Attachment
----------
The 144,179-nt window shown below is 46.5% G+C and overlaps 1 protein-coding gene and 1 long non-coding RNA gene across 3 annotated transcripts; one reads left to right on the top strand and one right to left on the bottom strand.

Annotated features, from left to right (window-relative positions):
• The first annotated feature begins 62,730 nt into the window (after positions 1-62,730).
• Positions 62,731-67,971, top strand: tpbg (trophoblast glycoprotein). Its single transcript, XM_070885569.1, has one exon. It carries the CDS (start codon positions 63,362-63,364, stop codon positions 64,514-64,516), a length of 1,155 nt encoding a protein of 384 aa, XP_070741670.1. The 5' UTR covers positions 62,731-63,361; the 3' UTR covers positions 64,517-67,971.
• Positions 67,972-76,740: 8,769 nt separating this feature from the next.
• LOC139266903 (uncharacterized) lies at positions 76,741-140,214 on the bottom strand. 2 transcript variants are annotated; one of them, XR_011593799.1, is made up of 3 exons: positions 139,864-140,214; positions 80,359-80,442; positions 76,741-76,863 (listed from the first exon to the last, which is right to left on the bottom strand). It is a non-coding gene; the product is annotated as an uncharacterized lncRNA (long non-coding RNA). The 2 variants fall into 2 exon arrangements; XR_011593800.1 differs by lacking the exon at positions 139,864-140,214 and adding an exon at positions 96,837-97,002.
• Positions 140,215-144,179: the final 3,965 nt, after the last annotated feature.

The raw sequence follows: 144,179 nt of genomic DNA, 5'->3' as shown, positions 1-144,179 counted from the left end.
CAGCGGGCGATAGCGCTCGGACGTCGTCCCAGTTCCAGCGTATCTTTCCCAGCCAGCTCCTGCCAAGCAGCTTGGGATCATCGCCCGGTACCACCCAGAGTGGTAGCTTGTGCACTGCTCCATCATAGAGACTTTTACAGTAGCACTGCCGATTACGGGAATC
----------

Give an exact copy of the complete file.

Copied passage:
The 144,179-nt window shown below is 46.5% G+C and overlaps 1 protein-coding gene and 1 long non-coding RNA gene across 3 annotated transcripts; one reads left to right on the top strand and one right to left on the bottom strand.

Annotated features, from left to right (window-relative positions):
• The first annotated feature begins 62,730 nt into the window (after positions 1-62,730).
• Positions 62,731-67,971, top strand: tpbg (trophoblast glycoprotein). Its single transcript, XM_070885569.1, has one exon. It carries the CDS (start codon positions 63,362-63,364, stop codon positions 64,514-64,516), a length of 1,155 nt encoding a protein of 384 aa, XP_070741670.1. The 5' UTR covers positions 62,731-63,361; the 3' UTR covers positions 64,517-67,971.
• Positions 67,972-76,740: 8,769 nt separating this feature from the next.
• LOC139266903 (uncharacterized) lies at positions 76,741-140,214 on the bottom strand. 2 transcript variants are annotated; one of them, XR_011593799.1, is made up of 3 exons: positions 139,864-140,214; positions 80,359-80,442; positions 76,741-76,863 (listed from the first exon to the last, which is right to left on the bottom strand). It is a non-coding gene; the product is annotated as an uncharacterized lncRNA (long non-coding RNA). The 2 variants fall into 2 exon arrangements; XR_011593800.1 differs by lacking the exon at positions 139,864-140,214 and adding an exon at positions 96,837-97,002.
• Positions 140,215-144,179: the final 3,965 nt, after the last annotated feature.

The raw sequence follows: 144,179 nt of genomic DNA, 5'->3' as shown, positions 1-144,179 counted from the left end.
CAGCGGGCGATAGCGCTCGGACGTCGTCCCAGTTCCAGCGTATCTTTCCCAGCCAGCTCCTGCCAAGCAGCTTGGGATCATCGCCCGGTACCACCCAGAGTGGTAGCTTGTGCACTGCTCCATCATAGAGACTTTTACAGTAGCACTGCCGATTACGGGAATC